OBJECTIVE The aim of this study was to determine differences in complications and outcomes between posterior fossa decompression with duraplasty (PFDD) and without duraplasty (PFD) for the treatment of pediatric Chiari malformation type I (CM1) and syringomyelia (SM). METHODS The authors used retrospective and prospective components of the Park-Reeves Syringomyelia Research Consortium database to identify pediatric patients with CM1-SM who received PFD or PFDD and had at least 1 year of follow-up data. Preoperative, treatment, and postoperative characteristics were recorded and compared between groups. RESULTS A total of 692 patients met the inclusion criteria for this database study. PFD was performed in 117 (16.9%) and PFDD in 575 (83.1%) patients. The mean age at surgery was 9.86 years, and the mean follow-up time was 2.73 years. There were no significant differences in presenting signs or symptoms between groups, although the preoperative syrinx size was smaller in the PFD group. The PFD group had a shorter mean operating room time (p < 0.0001), fewer patients with > 50 mL of blood loss (p = 0.04), and shorter hospital stays (p = 0.0001). There were 4 intraoperative complications, all within the PFDD group (0.7%, p > 0.99). Patients undergoing PFDD had a 6-month complication rate of 24.3%, compared with 13.7% in the PFD group (p = 0.01). There were no differences between groups for postoperative complications beyond 6 months (p = 0.33). PFD patients were more likely to require revision surgery (17.9% vs 8.3%, p = 0.002). PFDD was associated with greater improvements in headaches (89.6% vs 80.8%, p = 0.04) and back pain (86.5% vs 59.1%, p = 0.01). There were no differences between groups for improvement in neurological examination findings. PFDD was associated with greater reduction in anteroposterior syrinx size (43.7% vs 26.9%, p = 0.0001) and syrinx length (18.9% vs 5.6%, p = 0.04) compared with PFD. CONCLUSIONS PFD was associated with reduced operative time and blood loss, shorter hospital stays, and fewer postoperative complications within 6 months. However, PFDD was associated with better symptom improvement and reduction in syrinx size and lower rates of revision decompression. The two surgeries have low intraoperative complication rates and comparable complication rates beyond 6 months.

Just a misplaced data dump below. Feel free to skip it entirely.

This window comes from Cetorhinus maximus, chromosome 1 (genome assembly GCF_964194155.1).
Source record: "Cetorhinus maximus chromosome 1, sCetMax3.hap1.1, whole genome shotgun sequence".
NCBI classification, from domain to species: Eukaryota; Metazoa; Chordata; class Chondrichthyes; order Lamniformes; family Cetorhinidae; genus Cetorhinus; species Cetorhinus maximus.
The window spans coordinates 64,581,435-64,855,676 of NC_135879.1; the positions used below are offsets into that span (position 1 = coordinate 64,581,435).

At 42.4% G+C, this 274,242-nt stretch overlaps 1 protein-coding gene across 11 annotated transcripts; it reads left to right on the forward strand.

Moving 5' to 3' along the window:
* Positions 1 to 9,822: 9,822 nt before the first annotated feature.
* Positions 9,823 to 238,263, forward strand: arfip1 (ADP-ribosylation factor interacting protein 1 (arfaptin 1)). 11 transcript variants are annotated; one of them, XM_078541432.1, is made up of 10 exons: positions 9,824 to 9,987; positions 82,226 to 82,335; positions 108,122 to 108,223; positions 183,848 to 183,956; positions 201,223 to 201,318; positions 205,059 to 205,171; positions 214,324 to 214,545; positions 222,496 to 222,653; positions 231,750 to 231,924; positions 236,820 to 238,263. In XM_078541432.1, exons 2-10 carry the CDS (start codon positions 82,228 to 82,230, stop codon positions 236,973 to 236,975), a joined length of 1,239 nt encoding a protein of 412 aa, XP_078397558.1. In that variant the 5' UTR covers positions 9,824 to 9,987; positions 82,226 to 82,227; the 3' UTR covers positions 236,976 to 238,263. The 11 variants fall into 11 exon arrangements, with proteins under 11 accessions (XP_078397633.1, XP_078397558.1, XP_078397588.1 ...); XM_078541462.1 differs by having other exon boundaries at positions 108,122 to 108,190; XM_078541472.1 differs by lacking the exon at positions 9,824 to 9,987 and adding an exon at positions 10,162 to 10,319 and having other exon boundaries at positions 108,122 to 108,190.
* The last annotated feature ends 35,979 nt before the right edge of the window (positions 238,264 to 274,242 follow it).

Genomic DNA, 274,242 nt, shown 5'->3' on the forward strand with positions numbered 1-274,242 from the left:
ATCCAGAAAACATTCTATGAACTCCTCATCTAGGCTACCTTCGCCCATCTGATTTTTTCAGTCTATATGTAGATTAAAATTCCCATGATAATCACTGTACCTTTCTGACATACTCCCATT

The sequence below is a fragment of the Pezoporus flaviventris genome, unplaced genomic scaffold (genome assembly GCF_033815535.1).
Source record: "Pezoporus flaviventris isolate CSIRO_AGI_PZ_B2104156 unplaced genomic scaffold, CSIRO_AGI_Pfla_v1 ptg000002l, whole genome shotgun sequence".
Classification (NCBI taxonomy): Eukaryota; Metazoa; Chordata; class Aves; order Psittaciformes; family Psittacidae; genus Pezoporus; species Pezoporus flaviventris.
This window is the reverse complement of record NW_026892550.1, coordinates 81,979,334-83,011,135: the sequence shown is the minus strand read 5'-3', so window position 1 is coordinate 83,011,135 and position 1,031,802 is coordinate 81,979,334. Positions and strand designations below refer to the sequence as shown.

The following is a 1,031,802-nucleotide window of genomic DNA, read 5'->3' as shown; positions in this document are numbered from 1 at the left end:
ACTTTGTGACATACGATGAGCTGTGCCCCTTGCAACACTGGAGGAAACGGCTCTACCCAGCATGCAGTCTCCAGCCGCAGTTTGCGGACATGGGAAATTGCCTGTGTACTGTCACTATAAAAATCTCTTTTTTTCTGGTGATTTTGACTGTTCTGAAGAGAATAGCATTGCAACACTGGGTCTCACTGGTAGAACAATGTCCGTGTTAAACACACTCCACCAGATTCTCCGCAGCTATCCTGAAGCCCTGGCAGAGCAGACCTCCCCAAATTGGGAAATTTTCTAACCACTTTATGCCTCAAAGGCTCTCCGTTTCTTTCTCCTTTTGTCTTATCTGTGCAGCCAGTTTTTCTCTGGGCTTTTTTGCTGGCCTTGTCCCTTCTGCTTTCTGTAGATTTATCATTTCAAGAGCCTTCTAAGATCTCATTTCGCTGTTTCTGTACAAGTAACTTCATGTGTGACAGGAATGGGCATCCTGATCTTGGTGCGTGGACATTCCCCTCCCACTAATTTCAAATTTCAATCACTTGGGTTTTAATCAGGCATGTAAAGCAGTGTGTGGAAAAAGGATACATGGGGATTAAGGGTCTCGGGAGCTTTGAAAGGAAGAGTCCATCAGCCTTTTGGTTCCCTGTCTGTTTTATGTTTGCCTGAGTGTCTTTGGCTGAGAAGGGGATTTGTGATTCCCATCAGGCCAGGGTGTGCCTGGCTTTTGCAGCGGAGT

Bibliographical noteFunding Information:
This publication was made possible through the support of Sam and Betsy Reeves, the Spears and O’Keefe families, and the many other contributors to the Park-Reeves Syringomyelia Research Consortium. Support was also provided by the Eunice Kennedy Shriver National Institute of Child Health & Human Development of the National Institutes of Health under award number U54 HD087011 to the Intellectual and Developmental Disabilities Research Center at Washington University. We furthermore appreciate the help of Timothy M. George, MD, and Sanjiv Bhatia, MD, who both contributed to this study but passed away before this manuscript was written. Research reported in this publication was supported by the Park-Reeves Syringomyelia Research Consortium and the National Center for Advancing Translational Sciences of the National Institutes of Health under award number UL1 TR002345. The content is solely the responsibility of the authors and does not necessarily represent the official views of the National Institutes of Health. Additional funding was provided by an American Syringomyelia Alliance Project, Inc. grant.
© AANS 2022, except where prohibited by US copyright law
- Chiari malformation
- posterior fossa decompression
PubMed: MeSH publication types
- Journal Article